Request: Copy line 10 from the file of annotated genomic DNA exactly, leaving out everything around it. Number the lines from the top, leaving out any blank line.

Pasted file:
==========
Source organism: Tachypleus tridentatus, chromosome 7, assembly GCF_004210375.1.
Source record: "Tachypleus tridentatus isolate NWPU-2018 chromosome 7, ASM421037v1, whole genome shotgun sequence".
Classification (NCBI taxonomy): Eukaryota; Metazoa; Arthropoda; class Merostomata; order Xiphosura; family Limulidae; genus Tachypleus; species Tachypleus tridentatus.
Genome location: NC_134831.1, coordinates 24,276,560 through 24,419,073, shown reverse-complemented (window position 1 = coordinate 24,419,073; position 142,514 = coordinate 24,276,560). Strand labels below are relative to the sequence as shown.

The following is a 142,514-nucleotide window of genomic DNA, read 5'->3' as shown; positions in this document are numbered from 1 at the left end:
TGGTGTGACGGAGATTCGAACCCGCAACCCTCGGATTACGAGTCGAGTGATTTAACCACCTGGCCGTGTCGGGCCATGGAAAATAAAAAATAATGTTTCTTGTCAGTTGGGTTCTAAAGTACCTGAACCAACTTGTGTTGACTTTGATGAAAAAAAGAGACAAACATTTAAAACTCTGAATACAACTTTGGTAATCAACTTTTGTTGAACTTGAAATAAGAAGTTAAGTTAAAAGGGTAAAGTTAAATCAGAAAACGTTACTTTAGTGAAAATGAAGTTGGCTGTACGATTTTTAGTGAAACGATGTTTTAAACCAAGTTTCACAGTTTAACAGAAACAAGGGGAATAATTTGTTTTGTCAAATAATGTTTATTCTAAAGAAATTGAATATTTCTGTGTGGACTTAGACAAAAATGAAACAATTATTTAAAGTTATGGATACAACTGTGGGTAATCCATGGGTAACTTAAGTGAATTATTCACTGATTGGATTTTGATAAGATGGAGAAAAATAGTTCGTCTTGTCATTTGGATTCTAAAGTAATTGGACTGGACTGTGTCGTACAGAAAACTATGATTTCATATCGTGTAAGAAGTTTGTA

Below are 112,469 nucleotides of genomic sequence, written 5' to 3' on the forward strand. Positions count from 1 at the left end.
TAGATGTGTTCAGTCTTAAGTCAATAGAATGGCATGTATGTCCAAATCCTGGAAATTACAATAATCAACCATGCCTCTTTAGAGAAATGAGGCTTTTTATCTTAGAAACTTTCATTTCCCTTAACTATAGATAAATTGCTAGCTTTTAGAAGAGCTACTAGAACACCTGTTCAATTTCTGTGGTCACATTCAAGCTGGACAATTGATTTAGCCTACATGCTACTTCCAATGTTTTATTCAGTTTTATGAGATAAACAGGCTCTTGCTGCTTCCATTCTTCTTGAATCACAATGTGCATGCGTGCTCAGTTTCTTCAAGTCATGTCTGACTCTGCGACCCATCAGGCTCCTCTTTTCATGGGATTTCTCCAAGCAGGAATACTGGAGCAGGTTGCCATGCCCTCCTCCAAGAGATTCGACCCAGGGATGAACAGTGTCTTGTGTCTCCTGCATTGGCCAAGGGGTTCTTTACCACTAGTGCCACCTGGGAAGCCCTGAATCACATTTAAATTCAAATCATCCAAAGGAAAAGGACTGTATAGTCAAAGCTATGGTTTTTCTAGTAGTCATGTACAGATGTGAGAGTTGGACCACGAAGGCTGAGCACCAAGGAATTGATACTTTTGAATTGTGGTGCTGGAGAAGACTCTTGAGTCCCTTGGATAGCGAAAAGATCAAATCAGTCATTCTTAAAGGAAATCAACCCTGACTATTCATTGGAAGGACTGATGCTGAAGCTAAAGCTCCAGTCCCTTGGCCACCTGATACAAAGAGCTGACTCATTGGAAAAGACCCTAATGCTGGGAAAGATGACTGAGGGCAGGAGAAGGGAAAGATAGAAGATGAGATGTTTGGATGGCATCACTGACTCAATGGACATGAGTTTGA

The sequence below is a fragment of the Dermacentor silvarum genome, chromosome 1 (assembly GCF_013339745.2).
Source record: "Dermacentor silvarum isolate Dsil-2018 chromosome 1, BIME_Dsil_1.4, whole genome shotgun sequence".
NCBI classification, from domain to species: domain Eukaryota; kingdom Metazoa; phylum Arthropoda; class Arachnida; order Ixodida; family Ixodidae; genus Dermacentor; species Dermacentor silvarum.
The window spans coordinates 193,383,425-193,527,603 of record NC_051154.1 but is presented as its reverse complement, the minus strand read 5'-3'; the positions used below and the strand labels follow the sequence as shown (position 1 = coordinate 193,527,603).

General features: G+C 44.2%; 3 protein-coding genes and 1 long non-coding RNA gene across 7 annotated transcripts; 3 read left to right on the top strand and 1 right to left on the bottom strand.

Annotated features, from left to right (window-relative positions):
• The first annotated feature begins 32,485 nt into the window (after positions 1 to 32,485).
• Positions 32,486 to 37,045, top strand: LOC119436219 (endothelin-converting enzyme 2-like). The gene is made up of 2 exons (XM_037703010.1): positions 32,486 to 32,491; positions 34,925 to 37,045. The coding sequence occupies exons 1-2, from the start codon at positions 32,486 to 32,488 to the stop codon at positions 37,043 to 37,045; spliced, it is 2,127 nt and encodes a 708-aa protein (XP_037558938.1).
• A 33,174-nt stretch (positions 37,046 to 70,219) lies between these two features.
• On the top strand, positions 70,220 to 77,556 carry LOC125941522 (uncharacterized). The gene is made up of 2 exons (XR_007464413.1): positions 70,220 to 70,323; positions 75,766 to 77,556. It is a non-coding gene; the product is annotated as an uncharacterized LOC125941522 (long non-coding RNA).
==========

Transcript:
Source record: "Dermacentor silvarum isolate Dsil-2018 chromosome 1, BIME_Dsil_1.4, whole genome shotgun sequence".